Inside Halden Prison, The Most Humane Prison In The World

Published July 28, 2011
Updated February 1, 2024

A fascinating look inside what's been called the most humane prison in the world: Halden Prison in Norway, featuring cells with flat screen televisions.

When one thinks of prisons and prison life, thoughts often drift to depictions found in Oz or the Wire: full of hard living and sexual, physical, and emotional abuse.

However, there is one prison is Norway that has been called the most humane prison in the world: Halden Prison.

Most Humane Prison in the World

Halden Prison opened early in 2010 with a capacity of 252 prisoners. The prisoner cells include flat-screen televisions, which officials say are necessary so that prisoners have less room for drugs and contraband. Designer furniture, mini-fridges, and en suite bathrooms complete the prison cells.

Halden Prison Photograph

Halden Jail Norway

Humane Prison of Norway Picture

Half of the guards are females, and guns are not usually carried because they create “unnecessary intimidation and social distance.” During the day, inmates can shoot hoops, climb the indoor rock wall, go jogging or make use of the soccer field.

The philosophy behind this is that an occupied prisoner is a less violent prisoner, and thus is less likely to lash out at guards or other inmates.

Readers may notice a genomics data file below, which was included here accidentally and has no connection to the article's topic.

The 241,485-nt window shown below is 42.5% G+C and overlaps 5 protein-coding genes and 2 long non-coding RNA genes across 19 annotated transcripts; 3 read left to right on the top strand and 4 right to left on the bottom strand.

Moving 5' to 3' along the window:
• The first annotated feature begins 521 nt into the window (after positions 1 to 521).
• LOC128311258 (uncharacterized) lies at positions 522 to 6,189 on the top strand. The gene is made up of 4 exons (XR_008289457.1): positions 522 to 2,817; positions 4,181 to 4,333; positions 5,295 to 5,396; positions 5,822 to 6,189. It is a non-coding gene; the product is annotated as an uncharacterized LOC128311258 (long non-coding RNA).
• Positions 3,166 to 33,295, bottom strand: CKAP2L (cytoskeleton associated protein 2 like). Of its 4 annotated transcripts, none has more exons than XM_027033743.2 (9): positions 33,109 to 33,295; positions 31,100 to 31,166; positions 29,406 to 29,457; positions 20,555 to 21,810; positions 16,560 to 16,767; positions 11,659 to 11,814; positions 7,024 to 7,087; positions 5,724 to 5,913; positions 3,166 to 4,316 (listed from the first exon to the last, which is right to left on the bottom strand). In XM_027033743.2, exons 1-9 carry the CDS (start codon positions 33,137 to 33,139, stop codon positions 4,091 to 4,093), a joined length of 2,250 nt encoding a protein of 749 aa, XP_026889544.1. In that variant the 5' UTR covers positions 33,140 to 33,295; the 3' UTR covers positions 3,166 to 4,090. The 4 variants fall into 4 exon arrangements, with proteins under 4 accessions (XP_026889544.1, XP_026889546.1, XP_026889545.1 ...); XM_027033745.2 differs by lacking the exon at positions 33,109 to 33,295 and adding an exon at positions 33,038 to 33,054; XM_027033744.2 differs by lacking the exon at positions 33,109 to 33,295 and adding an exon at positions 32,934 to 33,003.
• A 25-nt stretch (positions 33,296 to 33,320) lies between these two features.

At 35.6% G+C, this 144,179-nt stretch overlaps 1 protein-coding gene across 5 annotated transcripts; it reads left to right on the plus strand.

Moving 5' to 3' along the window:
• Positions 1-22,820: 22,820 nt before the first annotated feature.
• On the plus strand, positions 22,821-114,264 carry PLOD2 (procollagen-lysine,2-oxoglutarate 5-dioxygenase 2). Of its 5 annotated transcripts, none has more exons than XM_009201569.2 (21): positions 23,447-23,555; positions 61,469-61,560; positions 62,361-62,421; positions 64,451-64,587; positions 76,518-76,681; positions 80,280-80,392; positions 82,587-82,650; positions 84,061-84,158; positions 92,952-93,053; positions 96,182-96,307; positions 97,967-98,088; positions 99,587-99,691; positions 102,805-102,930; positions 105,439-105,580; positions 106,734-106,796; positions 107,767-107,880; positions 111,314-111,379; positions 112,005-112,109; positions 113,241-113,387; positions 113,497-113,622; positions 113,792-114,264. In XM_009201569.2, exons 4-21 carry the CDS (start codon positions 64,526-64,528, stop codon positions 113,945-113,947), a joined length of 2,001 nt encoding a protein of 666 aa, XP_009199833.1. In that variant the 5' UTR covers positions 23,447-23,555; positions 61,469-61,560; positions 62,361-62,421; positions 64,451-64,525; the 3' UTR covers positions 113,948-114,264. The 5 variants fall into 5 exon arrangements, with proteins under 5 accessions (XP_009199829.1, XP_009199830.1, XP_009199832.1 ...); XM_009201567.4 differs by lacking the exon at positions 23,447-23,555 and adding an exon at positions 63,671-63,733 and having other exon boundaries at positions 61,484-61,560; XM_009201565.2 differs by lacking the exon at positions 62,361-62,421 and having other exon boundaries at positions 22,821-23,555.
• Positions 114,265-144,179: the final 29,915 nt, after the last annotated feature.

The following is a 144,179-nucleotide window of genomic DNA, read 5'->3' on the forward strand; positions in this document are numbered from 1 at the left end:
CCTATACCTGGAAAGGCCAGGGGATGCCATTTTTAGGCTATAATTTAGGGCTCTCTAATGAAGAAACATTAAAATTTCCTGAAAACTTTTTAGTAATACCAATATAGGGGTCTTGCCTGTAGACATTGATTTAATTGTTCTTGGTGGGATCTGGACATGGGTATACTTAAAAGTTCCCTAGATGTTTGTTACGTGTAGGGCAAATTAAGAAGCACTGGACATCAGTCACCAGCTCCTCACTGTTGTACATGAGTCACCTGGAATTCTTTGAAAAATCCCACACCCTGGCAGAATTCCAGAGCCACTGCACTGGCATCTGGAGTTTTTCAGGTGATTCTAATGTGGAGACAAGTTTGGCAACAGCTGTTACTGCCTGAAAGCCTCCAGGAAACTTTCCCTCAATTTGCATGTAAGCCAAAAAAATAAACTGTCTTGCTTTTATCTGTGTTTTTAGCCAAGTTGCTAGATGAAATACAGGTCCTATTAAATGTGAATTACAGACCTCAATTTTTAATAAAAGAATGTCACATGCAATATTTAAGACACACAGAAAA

Most Humane Prison Halden Prison Norway


Though the statistics are calculated differently in each country, only 20% of Norwegian prisoners return to jail within 2 years, compared to 50-60% in the US. Prisoner governor Are Hoidal was quoted as saying: “In the Norwegian prison system, there’s a focus on human rights and respect. We don’t see any of this as unusual.”

The Norwegian prison system, and Halden Prison in particular, have been in the spotlight recently due to the incarceration of Norwegian terrorist Behring Breivik.

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John Kuroski
John Kuroski is the editorial director of All That's Interesting. He graduated from New York University with a degree in history, earning a place in the Phi Alpha Theta honor society for history students. An editor at All That's Interesting since 2015, his areas of interest include modern history and true crime.